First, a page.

Some major banks are charging customers several times the fees of payday lenders to borrow money, an investigation by Which? has found.
The consumer group probed the fees high street lenders charge when people slip into an unarranged overdraft - which could happen when someone breaches their planned overdraft limit or when they do not have an pre-arranged overdraft, but spend more money than they have in their account.
Looking at unarranged overdraft charges, the consumer group’s research found that consumers needing as little as £100 could be charged over 12 times more by major high street banks than the amount the Financial Conduct Authority (FCA) allows payday lenders to charge, when borrowing over the same period.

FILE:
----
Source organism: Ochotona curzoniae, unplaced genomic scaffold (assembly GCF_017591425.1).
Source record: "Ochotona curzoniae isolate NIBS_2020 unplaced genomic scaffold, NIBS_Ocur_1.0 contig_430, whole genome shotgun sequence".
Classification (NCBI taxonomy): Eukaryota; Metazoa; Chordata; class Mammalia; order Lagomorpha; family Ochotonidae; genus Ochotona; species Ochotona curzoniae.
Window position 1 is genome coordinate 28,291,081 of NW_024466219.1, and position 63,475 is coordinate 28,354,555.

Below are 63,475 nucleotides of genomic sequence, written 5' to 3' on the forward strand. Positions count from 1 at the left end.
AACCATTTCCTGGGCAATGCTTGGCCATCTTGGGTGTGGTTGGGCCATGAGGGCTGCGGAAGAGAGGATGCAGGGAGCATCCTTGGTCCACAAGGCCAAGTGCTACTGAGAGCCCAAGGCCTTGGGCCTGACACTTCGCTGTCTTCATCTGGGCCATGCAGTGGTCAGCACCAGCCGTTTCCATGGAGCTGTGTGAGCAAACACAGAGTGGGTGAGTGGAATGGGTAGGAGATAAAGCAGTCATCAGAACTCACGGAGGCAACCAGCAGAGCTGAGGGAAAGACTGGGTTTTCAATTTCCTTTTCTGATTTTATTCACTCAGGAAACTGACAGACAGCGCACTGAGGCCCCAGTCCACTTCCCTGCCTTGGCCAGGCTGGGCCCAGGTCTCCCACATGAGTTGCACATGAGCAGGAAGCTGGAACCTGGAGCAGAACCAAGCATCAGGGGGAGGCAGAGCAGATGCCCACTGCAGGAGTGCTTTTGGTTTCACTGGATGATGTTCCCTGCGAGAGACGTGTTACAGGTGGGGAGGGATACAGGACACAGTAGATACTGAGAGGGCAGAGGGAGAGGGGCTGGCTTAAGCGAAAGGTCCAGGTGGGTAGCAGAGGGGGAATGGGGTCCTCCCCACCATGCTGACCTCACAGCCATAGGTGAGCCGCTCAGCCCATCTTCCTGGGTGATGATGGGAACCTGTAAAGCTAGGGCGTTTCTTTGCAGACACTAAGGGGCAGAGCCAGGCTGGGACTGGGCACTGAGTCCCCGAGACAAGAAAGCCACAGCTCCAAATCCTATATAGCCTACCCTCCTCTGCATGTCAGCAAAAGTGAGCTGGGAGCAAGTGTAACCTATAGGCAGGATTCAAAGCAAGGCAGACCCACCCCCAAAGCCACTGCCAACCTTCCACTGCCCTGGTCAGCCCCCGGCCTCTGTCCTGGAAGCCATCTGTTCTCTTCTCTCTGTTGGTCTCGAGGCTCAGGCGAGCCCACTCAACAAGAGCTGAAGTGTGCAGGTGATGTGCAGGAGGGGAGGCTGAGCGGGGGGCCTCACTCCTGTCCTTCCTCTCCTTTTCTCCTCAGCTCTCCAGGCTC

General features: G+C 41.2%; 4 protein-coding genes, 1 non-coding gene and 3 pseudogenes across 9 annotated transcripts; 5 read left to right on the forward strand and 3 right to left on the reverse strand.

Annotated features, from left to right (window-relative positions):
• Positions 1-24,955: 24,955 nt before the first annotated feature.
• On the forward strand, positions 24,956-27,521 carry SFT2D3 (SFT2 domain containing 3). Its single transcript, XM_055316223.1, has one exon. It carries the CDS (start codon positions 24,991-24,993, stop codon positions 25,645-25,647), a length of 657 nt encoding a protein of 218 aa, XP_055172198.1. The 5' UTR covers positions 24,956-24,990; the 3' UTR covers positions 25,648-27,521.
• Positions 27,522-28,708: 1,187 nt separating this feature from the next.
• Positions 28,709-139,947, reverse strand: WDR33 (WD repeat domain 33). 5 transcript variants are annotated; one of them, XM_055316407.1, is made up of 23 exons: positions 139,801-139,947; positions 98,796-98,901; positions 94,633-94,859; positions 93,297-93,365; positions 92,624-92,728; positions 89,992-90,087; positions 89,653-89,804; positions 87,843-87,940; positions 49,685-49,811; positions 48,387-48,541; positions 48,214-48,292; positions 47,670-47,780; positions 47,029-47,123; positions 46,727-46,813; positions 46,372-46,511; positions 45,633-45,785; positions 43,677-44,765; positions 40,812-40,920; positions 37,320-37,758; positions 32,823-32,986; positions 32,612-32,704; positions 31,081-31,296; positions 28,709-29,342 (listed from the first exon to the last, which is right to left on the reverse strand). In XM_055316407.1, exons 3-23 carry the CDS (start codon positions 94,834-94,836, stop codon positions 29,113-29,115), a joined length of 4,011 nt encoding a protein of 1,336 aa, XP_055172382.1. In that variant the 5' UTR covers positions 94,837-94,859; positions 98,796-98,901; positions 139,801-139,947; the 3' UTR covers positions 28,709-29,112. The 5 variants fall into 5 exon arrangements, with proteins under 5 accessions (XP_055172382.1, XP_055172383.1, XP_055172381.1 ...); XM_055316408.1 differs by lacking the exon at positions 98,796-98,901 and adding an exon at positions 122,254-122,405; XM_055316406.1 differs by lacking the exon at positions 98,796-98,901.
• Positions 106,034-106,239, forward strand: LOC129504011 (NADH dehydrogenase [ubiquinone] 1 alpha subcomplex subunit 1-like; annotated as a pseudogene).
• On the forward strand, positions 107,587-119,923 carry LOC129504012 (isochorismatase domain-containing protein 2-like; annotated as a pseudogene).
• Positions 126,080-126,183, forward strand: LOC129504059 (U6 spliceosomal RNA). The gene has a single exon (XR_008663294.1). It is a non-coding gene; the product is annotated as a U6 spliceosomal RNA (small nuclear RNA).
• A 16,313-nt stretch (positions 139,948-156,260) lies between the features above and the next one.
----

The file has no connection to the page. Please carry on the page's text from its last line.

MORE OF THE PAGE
Which? compared the cost of borrowing £100 for 28 days and found that charges at some high street banks were as much as £90 - up to four times the maximum charge of £22.40 on a payday loan.
It found that some RBS customers could face costs of £90, while customers at Lloyds, HSBC and TSB could face £80 in costs.
The consumer group said unarranged overdraft borrowing charges from some high street banks are 12 and-a-half times higher than the FCA cap if consumers borrow £100 for one day. The FCA cap for one day is 80p, compared with £10 for the Lloyds Classic Account or TSB Classic Account, Which? said.
Unarranged overdrafts have already come under the spotlight recently as the Competition and Markets Authority (CMA) has proposed that banks should set their own monthly unauthorised overdraft charge cap, which they would have to show clearly.
It is hoped that this would encourage banks to compete to drive down the costs, rather than having a single charge cap.